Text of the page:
Some projects that have been done in purchasing and the supply chain are: inventory cost, part obsolescence prevention, lead-time reduction, backlogs, unexpected orders, customer service internal and external, cost of schedule changes, transaction flows, cost of return product, and supply chain optimization. Many of these involve process mapping which is a type of flow chart that illustrates how things are done and identifies areas of strength or weakness. LSS is not the only tool that can be used by supply management professionals for improvement. In my experience LSS should be used when the potential savings is great and you have some good data to analyze. If you do not have good data the LSS project will take even longer. If data is sparse, the Lean approach is much preferred which is highly visual, intuitive and does not require as much data.
Always Lean a process before your use LSS. By this I mean eliminate any redundant steps in the process that can be easily eliminated first. Reduce the number of variables in the process. Try to understand the voice of the customer (VOC) clearly before your start process improvement. Remember if the customer does not really care or value a process step; ask yourself, “Why are we doing it?”
Finally use kaizens for straight forward less complicated projects. The kaizen approach is usually done by the work team using the process and strives to eliminate waste in the process. The new kaizen improved process should then be quickly implemented. Supply chain and purchasing professionals must take the leadership role in LSS, Lean and kaizens. In my professional experience, the rewards of these approaches can be astounding. They do however require a measured and disciplined approach, and a commitment to not giving up!
A New Way to Look at Paying Procurement
Most supply chain professionals are familiar with the best practices of a supply chain organization and how to transform purchasing into a lead strategic partner in a company. These usually include a thorough spend analysis to focus on the major areas of materials and services. Another aspect includes the rationalization of suppliers and the formation of a few key partnerships with important suppliers. The institutionalization of a comprehensive sourcing methodology is also crucial. The area that is often overlooked or neglected is the investment in people!
Many purchasing professionals have been rewarded for bureaucratic and tactical behaviors for many years. The culture of risk aversion is prevalent and roles are particularly well-defined and limited. They focus on a particular material or service and become “experts” on these items. Often they work in silos and have no real connection with operations. It is usually not their choice but the expectations of the culture or of their organization.
The retraining of supply chain professionals begins with developing the capability to lead cross-functional teams not only in sourcing, but in process improvement activities such as Lean and Lean Six Sigma. Most need to reach the level of at least a green belt in a process improvement approach, and to reinvent themselves to be total product experts not just a particular material expert. You have to be a product expert to understand the Voice of the Customer (VOC) or what is really important to them. This requires striving to become an expert in an entire industry not just a narrow material. It also requires a dedication to understanding and working with operations. Performance reviews need to be tied into how well they do in predicting the market trends of their particular industry and meeting or exceeding the VOC.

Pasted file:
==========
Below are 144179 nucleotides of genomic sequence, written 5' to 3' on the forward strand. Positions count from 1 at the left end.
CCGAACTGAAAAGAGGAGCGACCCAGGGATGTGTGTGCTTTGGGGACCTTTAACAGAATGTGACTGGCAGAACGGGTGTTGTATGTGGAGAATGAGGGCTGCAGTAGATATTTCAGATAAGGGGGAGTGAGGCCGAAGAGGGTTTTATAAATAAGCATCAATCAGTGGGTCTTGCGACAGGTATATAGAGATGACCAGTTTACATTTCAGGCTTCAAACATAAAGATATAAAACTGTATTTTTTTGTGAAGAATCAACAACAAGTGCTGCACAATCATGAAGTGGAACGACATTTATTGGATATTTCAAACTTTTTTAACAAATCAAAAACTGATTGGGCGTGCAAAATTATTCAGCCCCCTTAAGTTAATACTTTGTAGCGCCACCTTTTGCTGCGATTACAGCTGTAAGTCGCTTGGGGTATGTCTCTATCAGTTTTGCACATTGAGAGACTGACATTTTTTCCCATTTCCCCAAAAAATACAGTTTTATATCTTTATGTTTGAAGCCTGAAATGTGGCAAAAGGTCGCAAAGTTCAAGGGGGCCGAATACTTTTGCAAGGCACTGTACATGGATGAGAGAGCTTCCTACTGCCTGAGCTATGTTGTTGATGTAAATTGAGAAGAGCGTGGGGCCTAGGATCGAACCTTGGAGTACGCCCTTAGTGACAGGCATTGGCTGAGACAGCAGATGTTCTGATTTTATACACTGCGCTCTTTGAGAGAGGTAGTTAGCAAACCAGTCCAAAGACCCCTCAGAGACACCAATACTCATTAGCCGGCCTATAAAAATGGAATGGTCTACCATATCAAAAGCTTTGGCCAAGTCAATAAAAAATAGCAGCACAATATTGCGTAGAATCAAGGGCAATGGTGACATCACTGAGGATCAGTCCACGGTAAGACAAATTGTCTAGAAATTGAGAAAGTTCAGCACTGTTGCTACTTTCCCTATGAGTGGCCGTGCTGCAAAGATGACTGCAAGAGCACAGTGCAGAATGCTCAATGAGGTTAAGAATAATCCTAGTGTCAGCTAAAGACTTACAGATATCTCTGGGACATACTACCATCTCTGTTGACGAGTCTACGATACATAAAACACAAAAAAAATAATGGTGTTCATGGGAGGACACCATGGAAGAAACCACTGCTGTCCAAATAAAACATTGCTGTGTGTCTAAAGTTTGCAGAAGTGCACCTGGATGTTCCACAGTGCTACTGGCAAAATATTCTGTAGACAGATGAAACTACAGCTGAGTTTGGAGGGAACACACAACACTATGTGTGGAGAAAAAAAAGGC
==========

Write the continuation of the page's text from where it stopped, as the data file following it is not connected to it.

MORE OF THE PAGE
All too often this training is piecemeal, unorganized and uncoordinated. Fortunately there is a comprehensive approach that has been around for 40 years that works in many industries particularly ones where employee knowledge is highly valued like the chemical, oil and process industries. The approach has been called pay-for-skill or pay-for-knowledge. Employees are paid more for each skill or knowledge area that they develop, and demonstrate their proficiency in by job performance. It does require a significant monetary investment by the organization in training employees and the organization evolves to a continuous learning campus. The word campus is critical because many organizations partner with local technical schools or universities to jointly provide the comprehensive training and courses.
Unfortunately many organizations have disinvested in training employees and would rather outsource for many skills or functions. This is deadly to the supply chain concept and process improvement, which must strive to constantly improve the entire supply chain from start to finish without breaks which may or may not be performed better by an outsourced entity.
The major objection to the pay-for-skill approach is the cost and the length of time for payback from the employees’ improved knowledge. Once in place, however; the power of this employee intellectual capital, and the momentum of continuous improvement, establishes a supply chain centric organization that is nearly impossible to beat competitively.
People transform supply chains and organizations not technology or best practices.